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Report No.
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Fluid flow and chemical transport in shallow and deep mudrocks being implicated by pore geometry and connectivity

Hu, Q.*; Wang, Q.*; Zhao, C.*; Zhang, T.*; Tachi, Yukio  ; Fukatsu, Yuta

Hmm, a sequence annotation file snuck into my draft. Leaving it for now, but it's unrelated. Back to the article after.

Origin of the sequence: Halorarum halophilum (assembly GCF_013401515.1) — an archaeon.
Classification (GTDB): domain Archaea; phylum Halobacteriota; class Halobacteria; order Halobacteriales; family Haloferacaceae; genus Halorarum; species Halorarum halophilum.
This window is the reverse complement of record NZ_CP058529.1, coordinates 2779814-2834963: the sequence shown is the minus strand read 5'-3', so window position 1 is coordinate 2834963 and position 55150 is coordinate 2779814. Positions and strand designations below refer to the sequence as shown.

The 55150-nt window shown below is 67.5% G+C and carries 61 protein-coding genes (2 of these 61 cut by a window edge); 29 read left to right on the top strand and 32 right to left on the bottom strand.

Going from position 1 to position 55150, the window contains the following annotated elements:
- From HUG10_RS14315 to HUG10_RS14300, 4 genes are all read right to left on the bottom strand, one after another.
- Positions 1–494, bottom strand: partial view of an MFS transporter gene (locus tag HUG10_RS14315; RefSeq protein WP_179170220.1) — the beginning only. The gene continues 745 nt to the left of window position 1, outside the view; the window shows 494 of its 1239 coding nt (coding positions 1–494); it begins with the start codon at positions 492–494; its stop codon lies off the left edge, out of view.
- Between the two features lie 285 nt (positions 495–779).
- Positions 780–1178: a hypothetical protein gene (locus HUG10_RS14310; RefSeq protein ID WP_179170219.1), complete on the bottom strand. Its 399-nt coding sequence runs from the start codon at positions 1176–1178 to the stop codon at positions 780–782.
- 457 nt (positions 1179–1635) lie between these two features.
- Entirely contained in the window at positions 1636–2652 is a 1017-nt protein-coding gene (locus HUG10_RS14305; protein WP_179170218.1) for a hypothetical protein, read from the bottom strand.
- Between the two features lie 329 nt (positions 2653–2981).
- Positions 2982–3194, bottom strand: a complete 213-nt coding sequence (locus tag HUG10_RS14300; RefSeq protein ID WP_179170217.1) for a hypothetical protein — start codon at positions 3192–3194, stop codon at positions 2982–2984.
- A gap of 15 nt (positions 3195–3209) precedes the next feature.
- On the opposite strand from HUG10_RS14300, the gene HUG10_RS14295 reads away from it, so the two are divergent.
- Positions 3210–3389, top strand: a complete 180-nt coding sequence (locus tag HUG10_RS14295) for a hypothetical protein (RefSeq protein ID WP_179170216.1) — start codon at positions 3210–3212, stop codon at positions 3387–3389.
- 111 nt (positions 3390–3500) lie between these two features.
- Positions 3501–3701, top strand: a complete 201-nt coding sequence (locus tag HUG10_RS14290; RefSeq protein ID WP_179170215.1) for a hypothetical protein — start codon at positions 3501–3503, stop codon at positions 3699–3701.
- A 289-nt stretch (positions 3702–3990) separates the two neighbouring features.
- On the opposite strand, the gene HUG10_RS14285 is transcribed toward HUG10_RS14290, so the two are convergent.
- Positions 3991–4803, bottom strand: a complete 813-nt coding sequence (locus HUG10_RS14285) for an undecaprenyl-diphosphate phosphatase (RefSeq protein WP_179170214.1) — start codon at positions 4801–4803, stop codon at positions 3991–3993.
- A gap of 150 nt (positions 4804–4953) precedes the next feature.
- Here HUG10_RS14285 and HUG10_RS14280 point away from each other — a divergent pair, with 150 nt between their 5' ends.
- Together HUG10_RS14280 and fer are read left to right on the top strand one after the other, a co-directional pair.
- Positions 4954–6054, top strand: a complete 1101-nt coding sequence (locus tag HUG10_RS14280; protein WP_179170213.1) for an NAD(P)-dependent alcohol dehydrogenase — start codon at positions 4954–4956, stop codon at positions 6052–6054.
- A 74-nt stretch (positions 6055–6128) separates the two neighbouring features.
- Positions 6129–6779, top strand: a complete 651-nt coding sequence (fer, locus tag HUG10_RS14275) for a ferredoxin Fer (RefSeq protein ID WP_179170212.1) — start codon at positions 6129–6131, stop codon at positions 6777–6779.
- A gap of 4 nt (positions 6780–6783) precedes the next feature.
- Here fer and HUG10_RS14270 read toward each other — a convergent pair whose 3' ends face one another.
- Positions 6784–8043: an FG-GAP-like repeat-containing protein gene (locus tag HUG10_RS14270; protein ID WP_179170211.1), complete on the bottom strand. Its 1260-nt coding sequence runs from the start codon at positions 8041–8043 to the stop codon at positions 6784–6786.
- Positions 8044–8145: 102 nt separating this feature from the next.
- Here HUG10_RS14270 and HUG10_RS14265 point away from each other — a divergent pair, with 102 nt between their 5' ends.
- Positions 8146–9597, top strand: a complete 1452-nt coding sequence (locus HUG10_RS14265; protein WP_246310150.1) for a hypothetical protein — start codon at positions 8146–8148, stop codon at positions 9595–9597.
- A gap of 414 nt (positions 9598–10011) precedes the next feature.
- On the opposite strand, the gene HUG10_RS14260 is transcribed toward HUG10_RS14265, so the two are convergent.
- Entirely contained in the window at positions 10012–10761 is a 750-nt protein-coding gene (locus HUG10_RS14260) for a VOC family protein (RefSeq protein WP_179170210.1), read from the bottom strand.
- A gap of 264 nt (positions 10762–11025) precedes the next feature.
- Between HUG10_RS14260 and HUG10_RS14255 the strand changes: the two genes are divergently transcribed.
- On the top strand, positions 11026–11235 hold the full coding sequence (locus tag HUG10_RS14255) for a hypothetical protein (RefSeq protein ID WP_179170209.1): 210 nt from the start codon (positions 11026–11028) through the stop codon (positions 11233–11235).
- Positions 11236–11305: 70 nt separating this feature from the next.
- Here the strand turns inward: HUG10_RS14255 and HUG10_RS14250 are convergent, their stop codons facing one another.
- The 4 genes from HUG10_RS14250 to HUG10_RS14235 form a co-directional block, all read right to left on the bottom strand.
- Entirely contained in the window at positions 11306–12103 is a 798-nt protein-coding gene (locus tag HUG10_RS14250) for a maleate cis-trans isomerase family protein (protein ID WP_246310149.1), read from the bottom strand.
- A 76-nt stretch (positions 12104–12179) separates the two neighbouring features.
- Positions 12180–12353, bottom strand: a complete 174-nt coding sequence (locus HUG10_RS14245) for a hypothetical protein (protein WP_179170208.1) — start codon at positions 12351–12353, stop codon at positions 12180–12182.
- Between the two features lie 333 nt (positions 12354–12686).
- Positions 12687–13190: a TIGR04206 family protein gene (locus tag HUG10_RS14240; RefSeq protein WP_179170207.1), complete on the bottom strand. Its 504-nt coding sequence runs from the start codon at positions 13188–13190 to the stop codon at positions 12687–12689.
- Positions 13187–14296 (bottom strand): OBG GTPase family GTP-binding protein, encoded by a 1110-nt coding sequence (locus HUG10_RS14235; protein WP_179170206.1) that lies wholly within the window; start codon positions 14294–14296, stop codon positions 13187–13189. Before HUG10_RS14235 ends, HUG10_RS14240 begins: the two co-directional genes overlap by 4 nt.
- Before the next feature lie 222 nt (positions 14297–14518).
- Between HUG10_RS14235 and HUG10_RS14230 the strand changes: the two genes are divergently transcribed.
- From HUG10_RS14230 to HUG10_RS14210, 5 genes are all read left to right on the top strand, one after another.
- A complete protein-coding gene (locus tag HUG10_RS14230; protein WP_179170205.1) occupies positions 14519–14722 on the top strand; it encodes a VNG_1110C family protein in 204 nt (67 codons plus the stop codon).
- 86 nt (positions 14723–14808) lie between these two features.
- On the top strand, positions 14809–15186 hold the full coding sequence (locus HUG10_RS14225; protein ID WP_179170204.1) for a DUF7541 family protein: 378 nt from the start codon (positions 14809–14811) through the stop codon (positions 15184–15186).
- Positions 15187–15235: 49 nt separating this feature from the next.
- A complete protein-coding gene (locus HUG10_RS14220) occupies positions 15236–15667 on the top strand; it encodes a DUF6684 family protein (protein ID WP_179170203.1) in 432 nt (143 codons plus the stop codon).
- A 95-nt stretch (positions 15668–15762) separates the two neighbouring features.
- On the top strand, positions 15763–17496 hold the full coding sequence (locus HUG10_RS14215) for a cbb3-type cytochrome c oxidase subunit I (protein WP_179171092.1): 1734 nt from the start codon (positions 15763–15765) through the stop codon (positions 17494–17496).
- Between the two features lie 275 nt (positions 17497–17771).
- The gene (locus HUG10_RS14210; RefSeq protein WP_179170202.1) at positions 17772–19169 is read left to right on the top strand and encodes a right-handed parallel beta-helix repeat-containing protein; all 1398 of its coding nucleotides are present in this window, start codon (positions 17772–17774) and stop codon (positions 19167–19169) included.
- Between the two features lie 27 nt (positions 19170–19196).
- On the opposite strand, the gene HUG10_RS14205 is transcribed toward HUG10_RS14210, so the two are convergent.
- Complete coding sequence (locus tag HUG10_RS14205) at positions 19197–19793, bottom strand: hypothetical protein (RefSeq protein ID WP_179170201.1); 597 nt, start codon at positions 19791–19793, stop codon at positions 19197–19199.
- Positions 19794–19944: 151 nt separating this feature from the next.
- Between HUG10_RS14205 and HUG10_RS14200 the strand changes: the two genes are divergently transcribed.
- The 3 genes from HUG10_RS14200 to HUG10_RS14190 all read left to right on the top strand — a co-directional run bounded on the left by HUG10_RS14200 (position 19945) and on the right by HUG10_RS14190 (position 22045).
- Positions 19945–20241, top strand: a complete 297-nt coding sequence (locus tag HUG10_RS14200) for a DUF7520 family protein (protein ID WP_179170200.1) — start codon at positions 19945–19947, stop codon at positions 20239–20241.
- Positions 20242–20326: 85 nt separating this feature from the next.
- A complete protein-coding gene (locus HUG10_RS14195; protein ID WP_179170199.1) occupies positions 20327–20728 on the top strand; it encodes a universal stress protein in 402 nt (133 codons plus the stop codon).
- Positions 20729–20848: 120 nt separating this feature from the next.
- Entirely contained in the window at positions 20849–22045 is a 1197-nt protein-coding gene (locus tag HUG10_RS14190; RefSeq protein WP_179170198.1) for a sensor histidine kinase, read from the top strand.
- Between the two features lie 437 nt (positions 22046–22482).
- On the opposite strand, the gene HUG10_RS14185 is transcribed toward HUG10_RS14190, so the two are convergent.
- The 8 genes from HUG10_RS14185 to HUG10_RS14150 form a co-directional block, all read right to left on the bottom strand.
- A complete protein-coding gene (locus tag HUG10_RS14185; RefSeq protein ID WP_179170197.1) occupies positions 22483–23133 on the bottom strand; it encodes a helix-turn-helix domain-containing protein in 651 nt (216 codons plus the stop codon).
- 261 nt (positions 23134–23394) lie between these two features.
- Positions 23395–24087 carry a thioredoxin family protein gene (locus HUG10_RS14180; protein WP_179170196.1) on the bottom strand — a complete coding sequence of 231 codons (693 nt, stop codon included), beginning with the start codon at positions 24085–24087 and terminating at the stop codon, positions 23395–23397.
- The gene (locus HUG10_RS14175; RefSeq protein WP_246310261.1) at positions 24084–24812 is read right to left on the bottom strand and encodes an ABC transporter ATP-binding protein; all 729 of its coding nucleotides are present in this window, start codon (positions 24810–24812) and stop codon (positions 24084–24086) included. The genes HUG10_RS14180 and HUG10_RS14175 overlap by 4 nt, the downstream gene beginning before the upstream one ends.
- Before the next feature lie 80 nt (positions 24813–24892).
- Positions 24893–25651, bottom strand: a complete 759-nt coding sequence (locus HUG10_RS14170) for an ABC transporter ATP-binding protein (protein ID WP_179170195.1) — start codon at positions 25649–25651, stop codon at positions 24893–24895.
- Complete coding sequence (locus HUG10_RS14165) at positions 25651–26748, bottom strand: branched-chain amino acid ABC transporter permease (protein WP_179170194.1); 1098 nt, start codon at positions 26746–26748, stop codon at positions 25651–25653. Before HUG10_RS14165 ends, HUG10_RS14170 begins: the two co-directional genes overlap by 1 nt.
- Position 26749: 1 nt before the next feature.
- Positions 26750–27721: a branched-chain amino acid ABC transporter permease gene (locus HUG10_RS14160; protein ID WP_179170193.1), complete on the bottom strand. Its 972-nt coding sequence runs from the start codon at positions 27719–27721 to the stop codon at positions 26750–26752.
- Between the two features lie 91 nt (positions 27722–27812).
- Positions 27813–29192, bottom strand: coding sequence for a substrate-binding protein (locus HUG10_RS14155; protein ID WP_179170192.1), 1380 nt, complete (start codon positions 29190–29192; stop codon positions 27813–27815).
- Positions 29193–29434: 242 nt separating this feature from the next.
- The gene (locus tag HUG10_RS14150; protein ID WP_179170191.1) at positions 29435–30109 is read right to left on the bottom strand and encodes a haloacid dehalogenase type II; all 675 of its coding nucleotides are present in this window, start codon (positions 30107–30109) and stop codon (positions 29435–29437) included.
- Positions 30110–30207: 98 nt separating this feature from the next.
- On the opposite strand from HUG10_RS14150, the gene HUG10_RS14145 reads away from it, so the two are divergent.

Fine-grained and clay-rich mudrocks play an important role in the long-term performance of a geological repository for storing high-level nuclear wastes and petroleum production in shale formations. However, low-permeability mudrocks whose pores are poorly interconnected are known to have anomalous diffusion properties that strongly impact long-term net diffusion. The complex pore structure involving predominantly nano-sized pore space is related to compaction and diagenesis from the maturation process of organic matter-rich mudrocks at deep depths, leading to a much smaller effective porosity which could be further partitioned by water- or oil-wet pore networks. Working with shallow clayey sediments of Wakkanai formation around Horonobe underground research center in Hokkaido of Japan and Opalinus clay of Mt. Terri Underground Research Laboratory in Switzerland, as well as various deep shales (Barnett, Eagle Ford and Wolfcamp from Texas, Bakken from North Dakota), using a wide range of sample sizes, this multi-approach and -scale work utilizes a complementary suite of approaches for pore structure characterization (e.g., helium pycnometry, mercury intrusion porosimetry, small angle/X-ray neutron scattering, field emission-scanning electron microscopy), gas diffusion and liquid (including water-, oil-, and bi-wetting) imbibition involving custom-designed tracer recipe followed with micro-scale mapping with laser ablation-ICP-MS. The experimental results show that deep mudrocks has a much smaller effective porosity than the total porosity (as a result of poor pore connectivity) and associated diffusion coefficient, and the effective porosity and diffusion coefficients are also dependent upon the sample sizes used in the measurement.

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